posted on Nov, 28 2004 @ 06:26 PM
Sardion and cloudx, that is one of the neatest concepts I have ever imagined. At the arboretum where my wife and I volunteer, we have a cooling tower
that does pretty much the same thing without the turbine.
I watched the movie twice, but was not able to back out the capabilities of the tower except that it averaged 30kW. That may not sound like much, but
it's a good start.
There are a lot of engineering questions that the Australians are probably answering now, and I'd love to visit them. For example, wind power
increases as the cube of the velocity, and a turbine, given its inherent size and weight, as well as cut-in and cut-out speeds, has to be matched to
the optimum wind conditions.
This means that, as you scale up your tower and thus the mass and velocity of the wind, you will have to re-design your turbine to closely match it.
I suppose the atltitude of the land is key too, because you'd probably have to make adjustments from the baseline density of 1.225 kg/m^2 of air or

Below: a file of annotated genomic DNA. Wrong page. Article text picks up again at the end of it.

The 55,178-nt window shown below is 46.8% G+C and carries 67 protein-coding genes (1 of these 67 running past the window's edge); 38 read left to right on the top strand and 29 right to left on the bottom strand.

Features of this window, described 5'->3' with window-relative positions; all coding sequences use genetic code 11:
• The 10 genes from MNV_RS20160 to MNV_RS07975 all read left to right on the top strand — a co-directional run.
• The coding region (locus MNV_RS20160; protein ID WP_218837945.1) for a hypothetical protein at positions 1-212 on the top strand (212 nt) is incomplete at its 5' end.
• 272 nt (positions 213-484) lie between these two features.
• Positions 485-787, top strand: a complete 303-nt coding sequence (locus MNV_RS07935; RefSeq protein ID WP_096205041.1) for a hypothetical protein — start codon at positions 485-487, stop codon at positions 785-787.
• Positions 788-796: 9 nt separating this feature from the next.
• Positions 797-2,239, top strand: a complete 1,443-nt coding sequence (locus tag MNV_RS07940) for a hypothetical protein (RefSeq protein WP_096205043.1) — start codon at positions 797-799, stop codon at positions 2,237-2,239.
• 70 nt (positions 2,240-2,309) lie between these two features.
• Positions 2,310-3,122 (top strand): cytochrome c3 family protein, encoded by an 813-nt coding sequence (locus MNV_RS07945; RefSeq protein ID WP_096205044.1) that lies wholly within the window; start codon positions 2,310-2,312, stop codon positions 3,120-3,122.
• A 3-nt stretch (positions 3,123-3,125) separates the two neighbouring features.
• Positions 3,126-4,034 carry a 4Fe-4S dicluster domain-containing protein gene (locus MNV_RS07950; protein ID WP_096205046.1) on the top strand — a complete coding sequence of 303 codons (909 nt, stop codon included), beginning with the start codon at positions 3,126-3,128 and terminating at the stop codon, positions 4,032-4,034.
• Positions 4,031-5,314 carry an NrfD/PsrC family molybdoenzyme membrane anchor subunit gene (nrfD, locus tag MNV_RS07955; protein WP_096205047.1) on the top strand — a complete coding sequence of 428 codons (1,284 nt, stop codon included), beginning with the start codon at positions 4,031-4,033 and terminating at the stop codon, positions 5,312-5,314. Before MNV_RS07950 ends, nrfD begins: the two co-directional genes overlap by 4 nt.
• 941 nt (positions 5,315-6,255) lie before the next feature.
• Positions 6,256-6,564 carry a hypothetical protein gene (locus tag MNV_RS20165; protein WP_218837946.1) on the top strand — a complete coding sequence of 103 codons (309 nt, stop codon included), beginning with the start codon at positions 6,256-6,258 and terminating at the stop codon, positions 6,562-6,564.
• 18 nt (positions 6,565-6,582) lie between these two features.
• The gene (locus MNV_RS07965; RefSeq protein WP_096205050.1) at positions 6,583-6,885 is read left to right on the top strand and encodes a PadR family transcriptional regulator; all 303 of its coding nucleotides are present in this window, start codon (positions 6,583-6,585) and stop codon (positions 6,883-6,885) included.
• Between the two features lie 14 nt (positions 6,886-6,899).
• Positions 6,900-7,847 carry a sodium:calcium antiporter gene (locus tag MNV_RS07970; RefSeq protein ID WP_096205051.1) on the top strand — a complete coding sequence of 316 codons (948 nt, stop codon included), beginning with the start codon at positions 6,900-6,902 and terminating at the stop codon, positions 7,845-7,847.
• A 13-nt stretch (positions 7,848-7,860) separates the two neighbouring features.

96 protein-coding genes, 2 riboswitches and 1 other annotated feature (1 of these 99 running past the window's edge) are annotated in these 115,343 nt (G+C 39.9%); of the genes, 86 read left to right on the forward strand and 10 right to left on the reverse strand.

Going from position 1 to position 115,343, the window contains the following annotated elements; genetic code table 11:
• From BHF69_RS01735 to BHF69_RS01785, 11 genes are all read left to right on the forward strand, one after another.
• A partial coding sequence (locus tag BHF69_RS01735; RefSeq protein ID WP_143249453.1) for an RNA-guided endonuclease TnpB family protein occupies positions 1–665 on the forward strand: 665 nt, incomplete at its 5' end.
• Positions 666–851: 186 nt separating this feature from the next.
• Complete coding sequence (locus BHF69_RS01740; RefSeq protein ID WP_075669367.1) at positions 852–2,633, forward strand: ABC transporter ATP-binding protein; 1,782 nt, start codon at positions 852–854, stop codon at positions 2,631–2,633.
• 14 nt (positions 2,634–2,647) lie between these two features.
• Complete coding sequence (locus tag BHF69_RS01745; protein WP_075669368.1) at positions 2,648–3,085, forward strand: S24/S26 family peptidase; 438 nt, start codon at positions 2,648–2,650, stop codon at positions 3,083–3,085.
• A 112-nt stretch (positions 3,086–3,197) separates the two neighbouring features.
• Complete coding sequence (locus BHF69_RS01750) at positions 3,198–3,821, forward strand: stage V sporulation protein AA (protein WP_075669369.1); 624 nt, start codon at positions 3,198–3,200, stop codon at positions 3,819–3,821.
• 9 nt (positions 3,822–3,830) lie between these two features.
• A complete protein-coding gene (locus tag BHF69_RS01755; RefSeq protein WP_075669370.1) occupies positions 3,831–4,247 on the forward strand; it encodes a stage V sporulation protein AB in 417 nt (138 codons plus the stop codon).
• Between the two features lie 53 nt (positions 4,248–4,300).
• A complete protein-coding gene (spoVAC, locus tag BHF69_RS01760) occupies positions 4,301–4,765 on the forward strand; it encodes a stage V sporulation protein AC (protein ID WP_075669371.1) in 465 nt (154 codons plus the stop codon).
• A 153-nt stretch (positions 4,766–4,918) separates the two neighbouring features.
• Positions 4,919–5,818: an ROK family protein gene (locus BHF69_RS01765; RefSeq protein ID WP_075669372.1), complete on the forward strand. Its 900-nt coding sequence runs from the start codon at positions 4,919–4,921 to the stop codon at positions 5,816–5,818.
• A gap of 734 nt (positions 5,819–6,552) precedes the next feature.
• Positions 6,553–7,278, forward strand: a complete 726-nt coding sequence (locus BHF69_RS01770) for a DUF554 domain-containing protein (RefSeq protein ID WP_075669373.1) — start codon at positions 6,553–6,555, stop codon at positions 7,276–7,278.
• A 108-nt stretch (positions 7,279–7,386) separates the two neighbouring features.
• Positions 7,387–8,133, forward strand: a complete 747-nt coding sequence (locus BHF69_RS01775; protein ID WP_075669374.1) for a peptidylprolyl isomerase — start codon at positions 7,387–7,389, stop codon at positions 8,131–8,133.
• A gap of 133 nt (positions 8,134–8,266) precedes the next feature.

whatever it is. That stuff's easy to figure out, though, if you're an engineer. I'm sure they're running sims right now with 6th and 7th degree
polynomials and should have it right down to a gnat's nostril.
but what really makes this stuff neat (especially for folks in places like Australia and Arizona) is that it traps ambient moisture and allows it to
be exploited for irrigating crops.
Indeed, I could see the water on the underside of the plastic sheeting being gravity-fed to a shaded area outside the actual collection area
where you would have bot slightly cooler and moisture-laden air, along with drip irrigation of plants such as vegetables.
Talk about a great synergy!
I'm definitely going to stay on top of this technology. Many thanks for bringing it up!